Email is about as old as the web itself. In the 1960s, when the internet was barely in existence, its creators would send emails to one another to communicate.
The online community was miniscule, limited to a handful of men with computer access who hardly anticipated that their rudimentary message service would from the backbone of digital communications for decades to come. For a wealth of reasons, the original email users didn’t develop the system to be secure – and it remains that way today.
In fact, there are several insecurity issues with email, even in 2020. By default, email is vulnerable to all sorts of attacks, and it is up to you and your business to add on email security tools. Here’s an in-depth look at some common email insecurities and some viable solutions for them at the enterprise level.
Message Disclosure and Modification
When you send an invoice through the mail, you are trusting that no one will rip open your envelope and read your message. The same is true of email: Your emails are sent in plain text across the web; anyone with the right tactics can peer into them and steal any secrets they contain.
Perhaps worse, third parties can also change your email message, potentially wasting your business time, energy and money.
From start to finish, your emails are available in up to five different locations: on your device, on your network, on your recipient’s network, on your email client’s servers and on your recipient’s device.
Plus, emails can be compromised before you send them and after they arrive in your recipients’ inbox if one or the other of you isn’t careful about protecting your devices with passwords, firewalls and other security measures.
A simple and cost-effective way to keep a mailed message classified is to use a code – and, again the same is true of email. Encryption is a term that means translating plain text into a code.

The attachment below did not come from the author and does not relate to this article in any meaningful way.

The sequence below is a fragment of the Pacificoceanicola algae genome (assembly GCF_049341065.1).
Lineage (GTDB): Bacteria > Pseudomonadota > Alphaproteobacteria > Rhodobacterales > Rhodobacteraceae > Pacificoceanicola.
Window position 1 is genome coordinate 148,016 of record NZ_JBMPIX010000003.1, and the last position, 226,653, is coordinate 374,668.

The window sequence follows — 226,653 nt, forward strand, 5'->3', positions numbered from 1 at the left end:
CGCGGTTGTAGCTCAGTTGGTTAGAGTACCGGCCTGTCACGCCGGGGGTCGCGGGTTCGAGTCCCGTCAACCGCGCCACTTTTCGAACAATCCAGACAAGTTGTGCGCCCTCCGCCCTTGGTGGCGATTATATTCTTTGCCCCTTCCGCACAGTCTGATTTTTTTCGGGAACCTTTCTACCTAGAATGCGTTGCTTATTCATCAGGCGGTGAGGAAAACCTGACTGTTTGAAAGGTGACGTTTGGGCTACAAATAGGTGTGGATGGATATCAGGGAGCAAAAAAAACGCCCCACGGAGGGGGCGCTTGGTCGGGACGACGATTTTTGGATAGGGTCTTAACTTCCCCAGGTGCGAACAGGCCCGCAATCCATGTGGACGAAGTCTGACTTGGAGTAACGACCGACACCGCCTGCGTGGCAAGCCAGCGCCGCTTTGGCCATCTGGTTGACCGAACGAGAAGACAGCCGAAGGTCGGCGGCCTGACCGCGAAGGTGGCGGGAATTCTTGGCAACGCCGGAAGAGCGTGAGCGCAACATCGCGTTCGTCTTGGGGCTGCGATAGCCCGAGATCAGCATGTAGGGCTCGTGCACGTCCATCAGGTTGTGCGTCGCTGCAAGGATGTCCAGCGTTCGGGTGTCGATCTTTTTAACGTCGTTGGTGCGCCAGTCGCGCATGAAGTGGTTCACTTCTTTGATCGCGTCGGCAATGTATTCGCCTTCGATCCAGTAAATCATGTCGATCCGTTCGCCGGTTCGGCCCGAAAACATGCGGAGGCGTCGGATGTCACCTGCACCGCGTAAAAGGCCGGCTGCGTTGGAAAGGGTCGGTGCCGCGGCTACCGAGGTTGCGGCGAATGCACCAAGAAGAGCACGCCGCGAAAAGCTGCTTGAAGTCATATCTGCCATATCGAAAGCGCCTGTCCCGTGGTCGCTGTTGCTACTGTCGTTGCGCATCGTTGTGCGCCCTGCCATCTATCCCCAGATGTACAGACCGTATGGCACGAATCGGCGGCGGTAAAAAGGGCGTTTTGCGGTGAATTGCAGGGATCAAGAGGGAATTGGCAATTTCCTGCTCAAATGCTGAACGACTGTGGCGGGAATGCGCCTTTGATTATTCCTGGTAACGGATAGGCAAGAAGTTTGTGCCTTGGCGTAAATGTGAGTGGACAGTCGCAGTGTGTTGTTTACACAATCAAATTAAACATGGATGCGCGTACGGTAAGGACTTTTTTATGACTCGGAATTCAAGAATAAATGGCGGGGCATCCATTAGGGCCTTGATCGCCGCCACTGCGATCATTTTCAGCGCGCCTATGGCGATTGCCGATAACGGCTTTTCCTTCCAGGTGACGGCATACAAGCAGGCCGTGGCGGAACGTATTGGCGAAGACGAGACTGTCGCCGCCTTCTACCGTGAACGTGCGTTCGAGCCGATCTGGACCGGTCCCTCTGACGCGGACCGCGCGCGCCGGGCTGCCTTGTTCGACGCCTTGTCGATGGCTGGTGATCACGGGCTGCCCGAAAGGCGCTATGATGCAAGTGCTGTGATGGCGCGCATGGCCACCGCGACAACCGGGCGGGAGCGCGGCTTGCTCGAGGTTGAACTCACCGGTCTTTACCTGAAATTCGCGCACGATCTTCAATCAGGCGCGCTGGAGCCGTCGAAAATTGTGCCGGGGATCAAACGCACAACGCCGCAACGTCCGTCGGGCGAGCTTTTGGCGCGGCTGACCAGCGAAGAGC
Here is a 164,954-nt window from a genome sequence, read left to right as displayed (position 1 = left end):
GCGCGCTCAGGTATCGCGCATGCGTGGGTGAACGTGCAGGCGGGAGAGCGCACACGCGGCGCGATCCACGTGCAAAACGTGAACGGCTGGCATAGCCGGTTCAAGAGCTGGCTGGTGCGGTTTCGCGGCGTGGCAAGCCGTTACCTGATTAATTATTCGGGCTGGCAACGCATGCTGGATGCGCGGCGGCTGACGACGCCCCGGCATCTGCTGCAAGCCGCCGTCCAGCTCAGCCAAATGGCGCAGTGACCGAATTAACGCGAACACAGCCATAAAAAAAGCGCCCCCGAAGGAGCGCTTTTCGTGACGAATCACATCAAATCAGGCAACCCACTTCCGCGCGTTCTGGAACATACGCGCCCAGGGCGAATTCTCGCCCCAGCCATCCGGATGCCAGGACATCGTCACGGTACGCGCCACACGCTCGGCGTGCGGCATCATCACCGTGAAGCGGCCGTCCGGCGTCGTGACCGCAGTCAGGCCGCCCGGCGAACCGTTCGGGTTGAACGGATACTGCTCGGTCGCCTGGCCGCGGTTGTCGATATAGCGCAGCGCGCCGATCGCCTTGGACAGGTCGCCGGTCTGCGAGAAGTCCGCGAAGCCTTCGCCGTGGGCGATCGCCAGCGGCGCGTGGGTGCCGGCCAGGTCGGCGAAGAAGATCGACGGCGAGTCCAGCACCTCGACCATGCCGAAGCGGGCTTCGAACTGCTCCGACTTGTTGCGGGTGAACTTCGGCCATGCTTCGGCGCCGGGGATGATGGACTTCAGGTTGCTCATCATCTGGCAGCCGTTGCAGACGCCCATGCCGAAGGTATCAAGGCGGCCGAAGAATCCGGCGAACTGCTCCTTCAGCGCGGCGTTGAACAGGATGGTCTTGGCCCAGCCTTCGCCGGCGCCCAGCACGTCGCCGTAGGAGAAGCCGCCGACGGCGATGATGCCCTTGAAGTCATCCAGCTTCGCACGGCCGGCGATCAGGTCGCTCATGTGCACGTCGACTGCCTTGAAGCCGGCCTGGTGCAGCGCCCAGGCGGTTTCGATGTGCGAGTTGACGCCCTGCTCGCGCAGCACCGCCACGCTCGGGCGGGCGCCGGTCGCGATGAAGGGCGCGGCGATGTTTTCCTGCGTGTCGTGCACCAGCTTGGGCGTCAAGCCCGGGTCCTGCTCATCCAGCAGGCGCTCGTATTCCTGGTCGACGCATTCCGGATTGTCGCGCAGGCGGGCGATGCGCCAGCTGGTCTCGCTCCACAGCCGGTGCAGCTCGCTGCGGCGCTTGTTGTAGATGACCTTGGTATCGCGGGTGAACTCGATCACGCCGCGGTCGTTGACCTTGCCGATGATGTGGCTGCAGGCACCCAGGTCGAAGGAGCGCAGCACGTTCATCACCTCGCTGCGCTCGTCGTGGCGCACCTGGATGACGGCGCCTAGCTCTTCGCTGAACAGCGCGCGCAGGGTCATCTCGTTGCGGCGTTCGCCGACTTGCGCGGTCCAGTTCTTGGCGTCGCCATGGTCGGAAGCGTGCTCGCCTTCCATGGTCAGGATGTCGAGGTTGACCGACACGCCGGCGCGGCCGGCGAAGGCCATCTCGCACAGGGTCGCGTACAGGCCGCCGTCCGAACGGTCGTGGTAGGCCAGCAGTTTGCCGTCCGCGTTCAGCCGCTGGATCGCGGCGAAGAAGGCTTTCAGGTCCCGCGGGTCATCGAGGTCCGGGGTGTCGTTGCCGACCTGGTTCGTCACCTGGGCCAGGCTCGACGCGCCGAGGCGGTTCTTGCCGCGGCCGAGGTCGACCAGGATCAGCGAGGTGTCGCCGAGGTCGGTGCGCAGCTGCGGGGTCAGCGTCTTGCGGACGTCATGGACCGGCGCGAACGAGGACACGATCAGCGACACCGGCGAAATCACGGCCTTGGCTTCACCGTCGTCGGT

In the digital age, computers use algorithms to accomplish the task of encryption, creating incredibly sophisticated codes that are uncrackable without a specific key.
There are two strategies for encrypting email to keep it safe: encrypting messages or encrypting network connections. The first keeps a message safe regardless of where it travels, and it protects the message on your and your recipients’ devices.
However, encrypting individual messages can be time-consuming and messy, requiring you to swap encryption keys with everyone to whom you send messages. Plus, your emails metadata – email addresses, subject lines, date – remain in plain text for anyone to read.
In contrast, encrypted networks are much more streamlined, pre-programmed with keys. All information sent over the network, including your emails, are encrypted, but that encryption ends once your email reaches the email provider.
Often, emails are stored in plain text on servers, and if your recipient’s network isn’t encrypted, emails will be in plain text there, too. It is up to you and your IT team to determine what type of email encryption makes the most sense for your business.
When your personal assistant sends you an email, you open it. You know the email is from your PA because their email address is labelled “from” – but there is no built-in mechanism for verifying whom an email comes from, so there is no reason you should inherently trust that email is from your PA.
In truth, that “from” field is incredibly easy to trick, so almost anyone can send emails “from” somebody else.
This practice is called email spoofing, and it is a simple but effective method of infiltrating organizations. An attacker might spoof a higher-up employee’s email address and send a message to a lower-level employee, asking them to download an attachment.
Unbeknownst to that employee, the attachment contains malware which compromises the business network. Alternatively, attackers might spoof an email from IT, directing an employee to a fake website where they are instructed to enter their corporate login credentials. Then, attackers have legitimate access to business accounts.
You can’t eliminate spoofed emails, but with email security tools, you can mitigate them. More aggressive spam filters will be more effective at catching even the best spoofs, and you can file Domain-based Message Authentication, Reporting and Conformance(DMARC) records, which help to flag illegitimate emails and keep them out of user inboxes.
Email seems foolproof, but if you aren’t careful, email can make a fool out of your business. Just because a service has existed for decades and is integral to business functionality doesn’t mean it is totally secure.
You should learn more about how to keep your emails safe, educate your staff and utilize security tools that reduce email-related risk.